LDS Scene

    “LDS Scene,” Ensign, July 1976, 78–79

    LDS Scene

    Brigham Young University and Ricks College have both announced major new fund-raising programs. BYU will be raising money for a new building to house the Graduate School of Management and the College of Business. Ricks has set a goal of $1,500,000 for its new practical agriculture program, which will include a landscaping nursery, horsemanship and stable management, farm management, and beef management.

    President Ezra Taft Benson of the Council of the Twelve officiated April 28 when Elder L. Tom Perry of the Council of the Twelve was married in the Salt Lake Temple to Sister Barbara Drayton of Cokeville, Wyoming. Elder Perry’s first wife, Virginia, passed away December 14, 1974.

    Richard Farthing of Richlands, Virginia, president of the Richlands Branch, has been named Citizen of the Year by the Richlands Area Chamber of Commerce for his outstanding civic service. Brother Farthing has served as president of the Lions Club and the Parent-Teachers Association, and has worked with the Boy Scouts, the Junior Chamber of Commerce, and the Richlands Recreation Commission. He and his wife, Bonnie, have five children.

    Mike Johnson and Curt Brinkman, both psychology students at Brigham Young University, won nine medals at the western regionals in California for the Wheelchair Olympics, and both qualified for the nationals scheduled for June in New York. Brother Johnson, a highly decorated former Marine who lost his legs in Vietnam, qualified for the nationals in six events and came back with two first-place gold medals, two second-place silver medals, and two third-place bronze medals. Brother Brinkman, who lost his legs in an electrical accident on a farm in Idaho, qualified by winning a second place in the mile with a time of 6:47—his best time ever. He also won a silver medal in the 100-yard dash and two bronze medals in the javelin and the mile relay.

    Dr. James A. Mason, member of the Church Music Committee and professor of music at Brigham Young University, has been elected president of the 65,000-member Music Educators National Conference (MENC). Brother Mason is the immediate past-president of the Western Division of MENC and has served on two of its special councils. Dr. A. Harold Goodman, chairman of the BYU Music Department and chairman of the Church Music Correlation executive committee, has been elected president of MENC’s Western Division. Gene Marlan of McLean, Virginia, acting executive secretary of the MENC, is also a Latter-day Saint.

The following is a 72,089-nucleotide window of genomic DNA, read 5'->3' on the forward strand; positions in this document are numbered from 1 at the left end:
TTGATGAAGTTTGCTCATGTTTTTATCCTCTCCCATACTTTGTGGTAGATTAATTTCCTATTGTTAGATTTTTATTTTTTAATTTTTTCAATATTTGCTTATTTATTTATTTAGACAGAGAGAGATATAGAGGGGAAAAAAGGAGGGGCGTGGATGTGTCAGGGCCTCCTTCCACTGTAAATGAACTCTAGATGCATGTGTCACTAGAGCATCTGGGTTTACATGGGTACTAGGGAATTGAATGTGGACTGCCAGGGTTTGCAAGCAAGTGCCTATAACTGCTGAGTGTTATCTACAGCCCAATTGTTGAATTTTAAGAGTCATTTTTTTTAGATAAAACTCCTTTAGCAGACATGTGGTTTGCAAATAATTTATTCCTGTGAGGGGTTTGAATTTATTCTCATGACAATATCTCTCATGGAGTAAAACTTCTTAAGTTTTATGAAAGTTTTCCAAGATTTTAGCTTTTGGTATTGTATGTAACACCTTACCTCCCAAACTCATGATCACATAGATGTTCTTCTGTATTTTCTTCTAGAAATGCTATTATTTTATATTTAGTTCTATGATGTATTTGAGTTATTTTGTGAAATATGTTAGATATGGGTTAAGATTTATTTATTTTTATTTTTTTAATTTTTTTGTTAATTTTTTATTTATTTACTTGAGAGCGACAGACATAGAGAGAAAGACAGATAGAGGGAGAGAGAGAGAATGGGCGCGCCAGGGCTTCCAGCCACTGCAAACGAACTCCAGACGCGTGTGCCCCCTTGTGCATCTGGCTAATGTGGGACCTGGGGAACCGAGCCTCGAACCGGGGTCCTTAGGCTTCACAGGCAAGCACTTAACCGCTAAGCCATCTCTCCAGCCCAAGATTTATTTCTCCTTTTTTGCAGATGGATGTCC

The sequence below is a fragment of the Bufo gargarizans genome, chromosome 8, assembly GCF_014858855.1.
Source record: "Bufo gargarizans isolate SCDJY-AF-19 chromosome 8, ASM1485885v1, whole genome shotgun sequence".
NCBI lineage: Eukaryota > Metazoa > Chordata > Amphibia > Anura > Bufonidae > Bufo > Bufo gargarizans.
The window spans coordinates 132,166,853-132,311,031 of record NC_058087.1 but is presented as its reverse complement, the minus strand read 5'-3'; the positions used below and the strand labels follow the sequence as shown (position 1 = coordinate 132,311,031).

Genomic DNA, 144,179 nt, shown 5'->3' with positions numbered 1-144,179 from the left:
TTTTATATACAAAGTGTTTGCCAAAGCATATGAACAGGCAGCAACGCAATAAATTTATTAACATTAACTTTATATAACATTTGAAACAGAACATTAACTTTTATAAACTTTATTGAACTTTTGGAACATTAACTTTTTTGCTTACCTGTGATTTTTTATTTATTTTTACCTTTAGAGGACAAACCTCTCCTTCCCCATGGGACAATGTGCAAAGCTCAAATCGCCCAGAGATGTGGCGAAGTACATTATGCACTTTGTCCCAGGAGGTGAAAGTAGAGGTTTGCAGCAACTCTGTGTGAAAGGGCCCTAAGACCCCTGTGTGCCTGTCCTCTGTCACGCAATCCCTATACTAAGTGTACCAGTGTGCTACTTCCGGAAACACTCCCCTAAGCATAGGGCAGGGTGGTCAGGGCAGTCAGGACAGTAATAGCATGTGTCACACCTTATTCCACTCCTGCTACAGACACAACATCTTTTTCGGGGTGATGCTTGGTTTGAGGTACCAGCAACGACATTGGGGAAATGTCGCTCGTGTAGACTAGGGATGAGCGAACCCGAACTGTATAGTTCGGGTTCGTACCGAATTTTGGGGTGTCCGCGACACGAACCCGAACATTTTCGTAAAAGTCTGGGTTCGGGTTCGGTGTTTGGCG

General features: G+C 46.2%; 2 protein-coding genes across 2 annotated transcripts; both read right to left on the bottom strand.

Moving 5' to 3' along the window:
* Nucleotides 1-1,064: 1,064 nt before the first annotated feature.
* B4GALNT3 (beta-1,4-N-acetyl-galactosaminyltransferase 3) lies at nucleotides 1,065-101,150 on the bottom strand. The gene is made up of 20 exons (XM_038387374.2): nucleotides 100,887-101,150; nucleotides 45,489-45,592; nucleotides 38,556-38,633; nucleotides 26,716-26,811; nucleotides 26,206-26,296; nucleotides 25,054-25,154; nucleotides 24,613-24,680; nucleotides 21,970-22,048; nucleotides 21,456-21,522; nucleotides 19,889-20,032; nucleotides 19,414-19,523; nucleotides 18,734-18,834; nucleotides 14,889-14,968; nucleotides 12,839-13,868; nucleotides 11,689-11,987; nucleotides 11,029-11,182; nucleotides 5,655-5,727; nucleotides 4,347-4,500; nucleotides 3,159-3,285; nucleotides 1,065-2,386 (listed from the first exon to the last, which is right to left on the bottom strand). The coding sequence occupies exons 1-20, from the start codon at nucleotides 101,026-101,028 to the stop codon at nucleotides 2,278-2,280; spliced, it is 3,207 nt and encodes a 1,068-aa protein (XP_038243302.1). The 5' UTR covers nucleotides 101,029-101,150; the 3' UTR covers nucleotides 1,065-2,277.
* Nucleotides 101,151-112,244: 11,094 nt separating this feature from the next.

Two trips to Washington, D.C., and a $1,000 research grant were won by Reed B. Markham, a Brigham Young University student from Provo, Utah, in two separate national contests. One trip and the grant were awarded Brother Markham as one of ten 1976 National Exploration Award winners for scientific research. His other trip was awarded for his winning entry in the Bicentennial USA slogan contest sponsored by the Washington Post.

    Starting this year, National Family Week becomes an annual tradition in the United States with the signing of a joint resolution by President Gerald R. Ford. The resolution climaxed efforts spearheaded by Latter-day Saint representatives in Congress and led by LDS Congressman Del Clawson, Los Angeles, 33rd Congressional District of California. National Family Week will be observed November 21–27, the week of Thanksgiving.

    Sister LaVern W. Parmley, general Primary president from 1951 through 1974, has received the Silver Buffalo Award, the highest award for volunteer service to youth by the Boy Scouts of America (BSA). The award citation states: “If there is a person, in or out of Scouting, who has had a direct effect on the lives of more children than yo,. the name does not spring to mind.” Sister Parmley, who initiated the Cub Scout program in the Church some twenty years ago, also has been honored over the years with the BSA’s Silver Fawn and Silver Antelope awards, and in 1973 she became the first woman to be named to the national Cub Scout committee.